More Controversy on Aid

7 Apr

Recently I commented briefly on Peter Singer’s book “The Life You Save.” Now another book, “Dead Aid” by Dambisa Moyo, has entered the ring of debate, to give the ideas behind Singer’s book an ideological smackdown.

To be sure, Ms. Moyo, a Harvard and Oxford–educated investment banking professional born in Zambia, has been receiving the lion’s share of attention, even appearing on The Colbert Report last week. Her argument is that foreign aid to Africa not only doesn’t help much but actually worsens the continent’s many problems. She points to the corruption engendered by all this ‘free’ money, the tens of thousands of professional aid workers who make a living from anti-poverty projects, and the someone-else-is-taking-care-of-it attitude of the poor themselves, replacing any tendency to try and come up with solutions. If governments had to rely on normal sources of finance rather than aid, she says, they would be obliged to clean up their acts, use it wisely and transparently, so they could keep on borrowing if need be. If they had to use taxes, they would be more accountable to the people.

Both reviews that I have read, one by Paul Collier (author of The Bottom Billion) in the Independent and the other by Alex Coutinho in the Huffington Post, take issue with her theories.

I probably fall in the middle. I have indeed seen the results in Senegal of various aid projects that don’t work, two wells that had broken down in the village of Payene alone, for example, and for which villagers lacked the resources to repair. I was also struck, while in Dakar, by the various large offices and matching bureaucracy of a whole host of foundations, aid NGOs and United Nations programs.  (I also visited a Millenium Villages project near Louga, which I haven’t had the time to write about yet.) 

So for me a vital piece is missing, and I am left wondering why such an important issue is left as a stark either-or dichotomy, and why more common sense is not brought to bear on it.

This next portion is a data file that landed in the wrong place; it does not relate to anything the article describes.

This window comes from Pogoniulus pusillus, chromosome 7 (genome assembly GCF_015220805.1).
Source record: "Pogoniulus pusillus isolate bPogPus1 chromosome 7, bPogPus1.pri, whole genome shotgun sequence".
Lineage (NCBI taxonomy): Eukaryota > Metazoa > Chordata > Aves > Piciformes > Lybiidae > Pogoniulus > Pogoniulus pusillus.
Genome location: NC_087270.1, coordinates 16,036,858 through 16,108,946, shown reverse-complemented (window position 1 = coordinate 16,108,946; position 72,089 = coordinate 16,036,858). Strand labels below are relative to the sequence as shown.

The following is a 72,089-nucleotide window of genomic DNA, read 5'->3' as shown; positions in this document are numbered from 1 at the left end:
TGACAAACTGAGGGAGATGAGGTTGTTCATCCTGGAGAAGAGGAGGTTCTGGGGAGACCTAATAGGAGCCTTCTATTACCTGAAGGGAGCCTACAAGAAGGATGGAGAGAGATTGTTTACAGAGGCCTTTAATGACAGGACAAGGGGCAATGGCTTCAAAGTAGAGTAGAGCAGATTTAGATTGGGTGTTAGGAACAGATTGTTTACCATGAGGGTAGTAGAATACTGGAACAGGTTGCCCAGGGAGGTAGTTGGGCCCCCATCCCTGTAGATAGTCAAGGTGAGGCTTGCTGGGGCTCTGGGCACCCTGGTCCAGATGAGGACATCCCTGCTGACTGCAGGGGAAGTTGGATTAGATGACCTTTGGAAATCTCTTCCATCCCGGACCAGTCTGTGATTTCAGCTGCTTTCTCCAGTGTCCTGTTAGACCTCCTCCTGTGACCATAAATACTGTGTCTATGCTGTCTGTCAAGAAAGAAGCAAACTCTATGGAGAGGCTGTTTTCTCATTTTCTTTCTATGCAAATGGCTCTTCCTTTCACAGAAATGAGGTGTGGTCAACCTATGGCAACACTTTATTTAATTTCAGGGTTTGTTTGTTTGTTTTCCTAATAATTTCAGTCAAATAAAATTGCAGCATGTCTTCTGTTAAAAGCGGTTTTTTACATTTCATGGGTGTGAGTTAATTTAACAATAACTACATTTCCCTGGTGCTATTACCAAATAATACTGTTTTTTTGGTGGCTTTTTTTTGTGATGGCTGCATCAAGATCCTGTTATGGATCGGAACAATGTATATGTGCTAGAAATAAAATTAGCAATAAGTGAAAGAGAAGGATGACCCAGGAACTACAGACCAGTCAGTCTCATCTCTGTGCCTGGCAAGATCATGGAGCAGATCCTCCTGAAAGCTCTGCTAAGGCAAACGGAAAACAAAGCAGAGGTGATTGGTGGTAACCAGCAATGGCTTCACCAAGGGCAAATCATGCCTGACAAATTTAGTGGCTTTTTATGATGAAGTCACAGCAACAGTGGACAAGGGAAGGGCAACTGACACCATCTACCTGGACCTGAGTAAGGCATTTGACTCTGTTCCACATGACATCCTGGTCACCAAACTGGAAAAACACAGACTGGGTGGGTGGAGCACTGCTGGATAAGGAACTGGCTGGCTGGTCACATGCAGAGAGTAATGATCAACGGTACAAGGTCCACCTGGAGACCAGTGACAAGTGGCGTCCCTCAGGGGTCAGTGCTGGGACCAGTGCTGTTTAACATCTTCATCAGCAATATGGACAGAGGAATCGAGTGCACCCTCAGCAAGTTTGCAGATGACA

I doubt very much whether government would be more responsible if they had to rely on private lenders. I mean, just look at the U.S., and the behemoth debt its previous administration incurred for its absurd war in Iraq. Such rulers just leave the mess for someone else to clean up – eventually. Why would we expect more from someone like Robert Mugabe or Daniel Arap Moi?

Some facts about aid are clear. Health initatives and education are obviously worthy recipients of aid.  Micro finance schemes need starter funds before people can begin to save, and profit from their small loans. Yet I think that the issue is more complicated than either review suggest. The people, civil society, the rural and urban poor – however one wants to refer to them – have to become empowered. That means not only human and labour rights, and a working justice system, but people themselves taking on the actual responsibility for the projects they need to better their lives.

In Louga for example, I visited a village where a new school was being built to replace an older school made of woven reeds with a floor of sand. The village leader told me something interesting; he told me that until recently he hadn’t believed that education beyond religious education in Arabic, or a Koranic school, was necessary for village children. He had come to realize, he said, that this view was wrong.

And not far from Louga in Mekhne, the Union des Groupement des Paysans, was making their own road toward progress, finding partners — yes, a form of international aid — to help them grow better crops or get solar power to run those unworkable water pumps, solar panels they would be able to pay for by selling other solar systems to local government and the well-off. They were having frank discussions with fellow villagers about their periods of ‘soudure’ – that is, the amount of time between food running out and the next crops coming up for harvest — by questioning long-held customs of throwing big feasts for certain family occasions. And they were approaching families with sons working in Europe to say, ‘why not put your euros into our village bank, so we can start lending money for small projects?’

These are just a few examples but the difference is one not of scale but focus: who is coming up with and managing the solutions. I believe that when it are people themselves who doing so, who have a truly vested interest in seeing a project work out, then the aid will flow to where it is supposed to, and the results will be much better than what we have seen so far.

 

The old school

The old school

 

The new school

The new school

 

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